Many of the halakhot of hadasim – the myrtle branches, referred to as anaf etz avot in Vayikra 23:40 – parallel those of the lulav. They cannot be stolen or dried up, etc.
The Gemara derives the identification of the hadas as a myrtle based on its interpretation of the aforementioned passage in Vayikra, reading it to mean that the leaves must cover the branches. In so doing, the Gemara rejects a number of other possible identifications, like olive branches, dulva and hirduf.
The dulva – platanus orientalis – is a tall, non-fruit-bearing tree (it grows to 50 meters high) of the Platanaceae family that is usually grown as an ornamental tree. It is rejected in this case because its leaves do not totally cover its branches.
The hirduf – nerium oleander – is an evergreen shrub that grows to a height of four meters. Its yellowish-greenish leaves are thick and leathery with pink flowers.
Although it certainly meets the requirement to have leaves that cover the branches, it is rejected because of its toxicity. Both Abaye and Rava quote pesukim – Abaye from Mishlei (3:17) that the ways of the Torah are pleasant; Rava from Zekharya (8:19) that the Torah loves truth and peace – that are understood to indicate that a poisonous plant could not be the one chosen to perform a mitzva.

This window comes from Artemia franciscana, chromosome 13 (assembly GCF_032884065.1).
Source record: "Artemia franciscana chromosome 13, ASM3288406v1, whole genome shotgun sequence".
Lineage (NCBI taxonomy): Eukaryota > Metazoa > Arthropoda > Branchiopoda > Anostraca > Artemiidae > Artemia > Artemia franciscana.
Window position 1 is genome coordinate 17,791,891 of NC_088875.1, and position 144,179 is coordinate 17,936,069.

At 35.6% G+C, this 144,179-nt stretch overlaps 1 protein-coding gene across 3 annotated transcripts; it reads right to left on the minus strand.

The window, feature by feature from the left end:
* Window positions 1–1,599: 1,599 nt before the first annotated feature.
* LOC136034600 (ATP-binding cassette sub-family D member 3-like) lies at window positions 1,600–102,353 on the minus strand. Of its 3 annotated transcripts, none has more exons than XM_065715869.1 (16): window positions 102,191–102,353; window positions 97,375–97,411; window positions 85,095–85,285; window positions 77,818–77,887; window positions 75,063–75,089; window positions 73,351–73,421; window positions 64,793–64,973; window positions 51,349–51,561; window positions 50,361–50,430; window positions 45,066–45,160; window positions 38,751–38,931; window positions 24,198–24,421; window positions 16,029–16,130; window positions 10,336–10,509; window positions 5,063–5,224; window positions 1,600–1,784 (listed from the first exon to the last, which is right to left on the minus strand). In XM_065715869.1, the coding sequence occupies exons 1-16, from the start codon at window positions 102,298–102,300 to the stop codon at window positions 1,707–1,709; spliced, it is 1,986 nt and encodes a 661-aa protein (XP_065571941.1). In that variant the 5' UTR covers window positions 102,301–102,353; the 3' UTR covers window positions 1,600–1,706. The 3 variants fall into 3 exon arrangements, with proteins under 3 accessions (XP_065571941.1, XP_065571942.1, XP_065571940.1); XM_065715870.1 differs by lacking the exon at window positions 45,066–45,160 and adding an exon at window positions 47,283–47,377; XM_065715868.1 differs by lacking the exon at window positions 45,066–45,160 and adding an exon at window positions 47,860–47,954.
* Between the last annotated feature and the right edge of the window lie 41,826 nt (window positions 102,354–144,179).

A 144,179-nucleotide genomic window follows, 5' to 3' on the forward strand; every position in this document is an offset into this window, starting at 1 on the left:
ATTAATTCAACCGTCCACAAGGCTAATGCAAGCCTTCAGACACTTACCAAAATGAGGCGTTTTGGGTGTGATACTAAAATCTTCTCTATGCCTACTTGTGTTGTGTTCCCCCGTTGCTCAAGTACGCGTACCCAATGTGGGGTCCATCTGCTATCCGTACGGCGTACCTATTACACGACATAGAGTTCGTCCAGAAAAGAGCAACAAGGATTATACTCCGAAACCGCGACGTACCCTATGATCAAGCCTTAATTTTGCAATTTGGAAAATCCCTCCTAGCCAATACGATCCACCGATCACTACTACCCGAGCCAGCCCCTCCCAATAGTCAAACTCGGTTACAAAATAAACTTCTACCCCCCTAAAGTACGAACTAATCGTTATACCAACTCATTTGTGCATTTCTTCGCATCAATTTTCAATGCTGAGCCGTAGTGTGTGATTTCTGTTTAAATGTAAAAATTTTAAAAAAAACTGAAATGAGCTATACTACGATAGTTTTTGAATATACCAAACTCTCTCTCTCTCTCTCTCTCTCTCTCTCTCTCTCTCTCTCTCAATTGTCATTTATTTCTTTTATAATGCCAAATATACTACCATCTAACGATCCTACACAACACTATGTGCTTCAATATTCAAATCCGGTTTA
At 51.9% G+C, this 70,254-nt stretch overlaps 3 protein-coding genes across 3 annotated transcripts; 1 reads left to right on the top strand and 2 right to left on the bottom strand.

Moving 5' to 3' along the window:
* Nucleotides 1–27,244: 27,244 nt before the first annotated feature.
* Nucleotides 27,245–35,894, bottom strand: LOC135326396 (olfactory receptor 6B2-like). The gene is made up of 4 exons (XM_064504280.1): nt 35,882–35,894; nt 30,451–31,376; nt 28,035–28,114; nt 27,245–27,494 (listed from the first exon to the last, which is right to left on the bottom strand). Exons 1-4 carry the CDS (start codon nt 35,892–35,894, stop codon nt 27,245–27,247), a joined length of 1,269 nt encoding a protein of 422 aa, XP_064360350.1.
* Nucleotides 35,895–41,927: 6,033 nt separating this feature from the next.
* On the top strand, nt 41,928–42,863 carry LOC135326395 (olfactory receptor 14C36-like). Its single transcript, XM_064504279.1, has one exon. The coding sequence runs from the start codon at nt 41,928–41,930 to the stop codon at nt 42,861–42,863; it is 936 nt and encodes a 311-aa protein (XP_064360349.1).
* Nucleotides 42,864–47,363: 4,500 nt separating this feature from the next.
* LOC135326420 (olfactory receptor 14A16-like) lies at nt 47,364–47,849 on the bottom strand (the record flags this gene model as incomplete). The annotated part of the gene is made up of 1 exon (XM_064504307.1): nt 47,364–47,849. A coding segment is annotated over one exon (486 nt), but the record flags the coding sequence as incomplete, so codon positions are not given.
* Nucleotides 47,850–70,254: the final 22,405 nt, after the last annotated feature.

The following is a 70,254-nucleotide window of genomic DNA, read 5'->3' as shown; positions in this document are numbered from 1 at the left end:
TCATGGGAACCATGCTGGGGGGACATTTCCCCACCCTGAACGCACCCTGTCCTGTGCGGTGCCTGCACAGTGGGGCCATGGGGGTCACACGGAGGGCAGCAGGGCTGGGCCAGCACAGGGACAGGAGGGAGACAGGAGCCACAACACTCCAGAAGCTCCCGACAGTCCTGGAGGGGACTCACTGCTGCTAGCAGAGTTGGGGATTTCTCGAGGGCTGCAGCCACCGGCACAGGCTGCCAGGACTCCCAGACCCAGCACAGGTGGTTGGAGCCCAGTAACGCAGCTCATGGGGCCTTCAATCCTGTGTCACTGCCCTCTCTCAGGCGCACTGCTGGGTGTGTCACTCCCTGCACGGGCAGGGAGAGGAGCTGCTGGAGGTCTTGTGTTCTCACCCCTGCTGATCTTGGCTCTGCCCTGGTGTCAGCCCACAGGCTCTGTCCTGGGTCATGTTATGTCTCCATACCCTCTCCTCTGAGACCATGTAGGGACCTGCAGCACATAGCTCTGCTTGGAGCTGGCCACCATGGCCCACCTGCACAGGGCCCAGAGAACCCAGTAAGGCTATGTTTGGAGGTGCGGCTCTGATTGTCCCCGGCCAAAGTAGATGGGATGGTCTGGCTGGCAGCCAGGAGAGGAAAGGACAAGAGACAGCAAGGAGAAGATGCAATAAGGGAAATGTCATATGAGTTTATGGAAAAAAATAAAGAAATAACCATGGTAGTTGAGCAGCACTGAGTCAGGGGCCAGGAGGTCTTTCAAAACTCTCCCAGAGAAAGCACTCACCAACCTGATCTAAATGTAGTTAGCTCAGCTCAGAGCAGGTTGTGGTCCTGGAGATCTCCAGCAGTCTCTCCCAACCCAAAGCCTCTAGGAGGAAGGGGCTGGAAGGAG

A Sage taught in the Tosefta: A dense-leaved branch is fit, and one that is not dense-leaved is unfit, even though it is a myrtle branch.
The Gemara asks: What are the circumstances of “dense-leaved tree”? Rav Yehuda said: And it is a configuration where three leaves emerge from each base. Rav Kahana said: Even two leaves emerging from one base and one leaf that covers the other two emerging from a lower base is called thick. Rav Aha, son of Rava, would purposely seek a myrtle branch configured with two leaves emerging from one base and one emerging from a lower base, since this statement emerged from the mouth of Rav Kahana. Mar bar Ameimar said to Rav Ashi: My father called a myrtle branch with that configuration a wild myrtle branch.
While the Rema permits the use of a hadas where there are two leaves on each level (Shulhan Arukh Orah Hayyim 446:3), the majority of the poskim reject that position and rule that three leaves need to be growing on each level.